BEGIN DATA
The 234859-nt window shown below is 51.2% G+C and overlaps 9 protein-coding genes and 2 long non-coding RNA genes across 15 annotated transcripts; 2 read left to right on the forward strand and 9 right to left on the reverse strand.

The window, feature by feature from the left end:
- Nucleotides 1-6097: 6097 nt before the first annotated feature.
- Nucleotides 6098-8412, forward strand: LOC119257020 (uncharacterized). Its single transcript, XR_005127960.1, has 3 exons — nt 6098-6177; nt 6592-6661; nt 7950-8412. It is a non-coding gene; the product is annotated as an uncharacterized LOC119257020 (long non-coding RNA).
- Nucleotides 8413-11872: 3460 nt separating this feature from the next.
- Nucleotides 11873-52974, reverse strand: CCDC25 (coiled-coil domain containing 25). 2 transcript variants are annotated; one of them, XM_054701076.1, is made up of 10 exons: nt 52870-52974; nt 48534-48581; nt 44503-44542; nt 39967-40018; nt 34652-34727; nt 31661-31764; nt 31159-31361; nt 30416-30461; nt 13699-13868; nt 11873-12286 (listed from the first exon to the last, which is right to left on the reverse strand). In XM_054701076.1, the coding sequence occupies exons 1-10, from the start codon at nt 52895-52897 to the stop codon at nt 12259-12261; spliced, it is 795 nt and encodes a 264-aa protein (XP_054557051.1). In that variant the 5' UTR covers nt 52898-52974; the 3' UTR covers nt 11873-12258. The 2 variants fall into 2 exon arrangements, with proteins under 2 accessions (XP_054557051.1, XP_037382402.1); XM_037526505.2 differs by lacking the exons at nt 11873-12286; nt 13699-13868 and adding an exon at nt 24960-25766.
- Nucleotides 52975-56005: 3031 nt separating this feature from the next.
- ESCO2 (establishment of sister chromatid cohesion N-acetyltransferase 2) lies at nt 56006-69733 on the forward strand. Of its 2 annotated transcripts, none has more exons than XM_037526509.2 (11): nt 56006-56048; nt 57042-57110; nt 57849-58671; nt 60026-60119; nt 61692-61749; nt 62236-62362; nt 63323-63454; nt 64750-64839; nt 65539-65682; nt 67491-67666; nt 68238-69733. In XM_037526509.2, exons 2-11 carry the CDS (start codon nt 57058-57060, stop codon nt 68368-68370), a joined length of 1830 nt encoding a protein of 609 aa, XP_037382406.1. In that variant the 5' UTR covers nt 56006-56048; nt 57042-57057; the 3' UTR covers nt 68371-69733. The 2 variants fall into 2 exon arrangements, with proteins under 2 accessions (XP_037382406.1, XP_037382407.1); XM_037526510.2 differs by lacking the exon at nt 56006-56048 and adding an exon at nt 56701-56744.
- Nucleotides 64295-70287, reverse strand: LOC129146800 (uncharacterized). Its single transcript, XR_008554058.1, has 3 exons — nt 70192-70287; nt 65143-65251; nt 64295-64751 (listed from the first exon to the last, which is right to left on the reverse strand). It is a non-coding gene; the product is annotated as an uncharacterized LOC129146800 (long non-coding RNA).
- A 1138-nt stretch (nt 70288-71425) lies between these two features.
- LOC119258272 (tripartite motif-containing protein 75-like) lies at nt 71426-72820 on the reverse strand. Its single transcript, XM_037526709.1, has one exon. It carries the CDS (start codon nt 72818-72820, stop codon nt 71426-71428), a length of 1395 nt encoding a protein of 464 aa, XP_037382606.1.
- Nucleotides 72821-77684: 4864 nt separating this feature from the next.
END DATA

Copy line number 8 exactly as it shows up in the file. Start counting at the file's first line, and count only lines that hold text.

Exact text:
- ESCO2 (establishment of sister chromatid cohesion N-acetyltransferase 2) lies at nt 56006-69733 on the forward strand. Of its 2 annotated transcripts, none has more exons than XM_037526509.2 (11): nt 56006-56048; nt 57042-57110; nt 57849-58671; nt 60026-60119; nt 61692-61749; nt 62236-62362; nt 63323-63454; nt 64750-64839; nt 65539-65682; nt 67491-67666; nt 68238-69733. In XM_037526509.2, exons 2-11 carry the CDS (start codon nt 57058-57060, stop codon nt 68368-68370), a joined length of 1830 nt encoding a protein of 609 aa, XP_037382406.1. In that variant the 5' UTR covers nt 56006-56048; nt 57042-57057; the 3' UTR covers nt 68371-69733. The 2 variants fall into 2 exon arrangements, with proteins under 2 accessions (XP_037382406.1, XP_037382407.1); XM_037526510.2 differs by lacking the exon at nt 56006-56048 and adding an exon at nt 56701-56744.